You're good with the tender (note, a battery tender, not a trickle charger...) to keep the battery charged. It's better to leave the engine off until you can ride it and get the coolant and oil up to temperature. If you plan on storing it for a long period of time consider adding some gasoline stabilizer to the fuel.

Also, if you're able to find it, run ethanol-free gasoline. If you can store it with a tank-full of zero-ethanol so much the better for the fuel system components.
 

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I'll just add my voice to the "don't just let it sit there idling" crowd. You need the engine to be spinning at a decent speed for the charging system to do much work anyway, and an engine will be a lot happier at 7k under load than it will with no load idling.
 

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On most of the 4-stroke bikes in my past, idling was not good - as it also didn't pump the oil well enough to make sure the upper end got lube.

When I start up on cold, I do like some idling to just get things flowing. I use LUCAS synthetic oil stabilizer as it is designed to "stick" to the metal as engine gets cold from the previous ride. Then, on cold start-ups, it lubricates very well prior to the oil flowing. Some have said that most wear on an engine is in this cold start period, and Lucas eliminates up to 90% of that wear.
 

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Yup - idling with an FI bike is not really necessary. Use synthetic oil for motorcycles - not cars - and you should be good. The reason for motorcycle specific oil is that your clutch is in an oil bath and car oils will cause it to slip. The reason for synthetic is that it keeps its weight rating longer so changes don't have to be as frequent.
 

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I would put off replacing the fairings if you can. I take it from your post that you don't have a lot of mechanical experience and removing and replacing the fairings on an R model can be pretty tricky, especially without a service manual to find where all the fasteners are and the sequence for removal.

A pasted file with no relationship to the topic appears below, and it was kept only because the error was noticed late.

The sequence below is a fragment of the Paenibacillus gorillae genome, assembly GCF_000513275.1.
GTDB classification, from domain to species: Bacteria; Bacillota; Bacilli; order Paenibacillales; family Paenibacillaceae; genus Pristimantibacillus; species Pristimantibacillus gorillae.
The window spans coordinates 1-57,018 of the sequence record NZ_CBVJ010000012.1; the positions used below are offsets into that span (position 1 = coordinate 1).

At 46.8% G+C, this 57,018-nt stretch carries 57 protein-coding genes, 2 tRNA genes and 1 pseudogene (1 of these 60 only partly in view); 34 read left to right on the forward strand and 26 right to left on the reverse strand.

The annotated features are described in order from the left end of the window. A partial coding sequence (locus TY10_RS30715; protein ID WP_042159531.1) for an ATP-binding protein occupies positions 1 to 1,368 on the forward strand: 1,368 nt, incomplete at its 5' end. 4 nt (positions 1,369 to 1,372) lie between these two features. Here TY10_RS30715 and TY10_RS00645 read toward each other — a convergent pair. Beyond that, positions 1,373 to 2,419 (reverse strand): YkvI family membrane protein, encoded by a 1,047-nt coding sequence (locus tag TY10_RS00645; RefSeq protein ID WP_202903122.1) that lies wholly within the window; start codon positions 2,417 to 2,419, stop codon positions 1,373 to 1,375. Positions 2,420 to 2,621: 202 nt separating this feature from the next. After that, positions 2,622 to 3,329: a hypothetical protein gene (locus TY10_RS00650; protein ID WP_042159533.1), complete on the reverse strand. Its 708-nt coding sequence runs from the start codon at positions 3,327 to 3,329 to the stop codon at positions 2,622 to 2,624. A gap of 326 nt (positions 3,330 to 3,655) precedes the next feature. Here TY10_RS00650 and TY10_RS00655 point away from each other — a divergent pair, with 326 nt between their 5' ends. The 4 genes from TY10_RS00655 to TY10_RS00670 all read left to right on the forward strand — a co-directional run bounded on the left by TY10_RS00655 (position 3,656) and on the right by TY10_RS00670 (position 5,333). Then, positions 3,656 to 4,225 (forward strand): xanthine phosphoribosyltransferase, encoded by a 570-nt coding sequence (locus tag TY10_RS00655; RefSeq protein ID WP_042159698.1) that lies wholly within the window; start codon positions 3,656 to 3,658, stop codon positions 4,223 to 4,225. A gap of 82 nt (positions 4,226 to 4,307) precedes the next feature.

Also, it is not unusual for a new-ish rider to drop their bike or have other minor scrapes. So if the damage is only cosmetic, it is not worth the cost of a replacement only for something else to happen.

On the other points, I keep my battery charged by riding it. Sometimes in winter I may go a month or more without riding it and the bike kept outside. The battery is still good to go when I get back on it.

And when the weather is colder I start my bike up before I set my GPS route, check the indicators and brake lights, take a sip of water, put my helmet on, make sure my bluetooth is working, get on the bike, and put my gloves on. That only takes a few minutes. In summer I would not start it until I am on the bike.

I realize our bikes come from the previous decade, but they are still pretty modern and in normal conditions you should not need to be spending time warming it up and doing things with the battery.

A little warming up is good, but a little is all it needs. And it also depends on whether you live on the edge of town where a minute from your front doo you will be highway speeds, in which case I would not want to ride without a a couple minutes warming up, or live in the middle of town where you first few miles will be slow and stop-start so everything will happen gradually anyway.

When I set off from home I only go a few yards before stopping to enter a gate code, then waiting for the gate to open. A few more yards then stopping to make sure it is safe to turn onto the a residential street. Then a hundred yards still before stopping to wait to join the main road. On a hot day I am not too concerned about warming up in advance.

(British roads are measured in miles and yards, I have confused Americans before by using yards in this context)
 

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Also, it is not unusual for a new-ish rider to drop their bike or have other minor scrapes. So if the damage is only cosmetic, it is not worth the cost of a replacement only for something else to happen.
(British roads are measured in miles and yards, I have confused Americans before by using yards in this context)
That's cause our powers to be have decided we have no need to comply with global standards concerning measures of weight or distance. Shucks, we don't even need to demonstrate the normally excepted standards of decency anymore. We're just happy to stay in our "own back yards", and pound rocks while the rest of the world catches up with us. >:)
 

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Yup - idling with an FI bike is not really necessary. Use synthetic oil for motorcycles - not cars - and you should be good. The reason for motorcycle specific oil is that your clutch is in an oil bath and car oils will cause it to slip. The reason for synthetic is that it keeps its weight rating longer so changes don't have to be as frequent.
Great advice!

I have proven over the years (esp. on my antiqu-e BMW motorcycle) in all my vehicles that LUCAS products really work.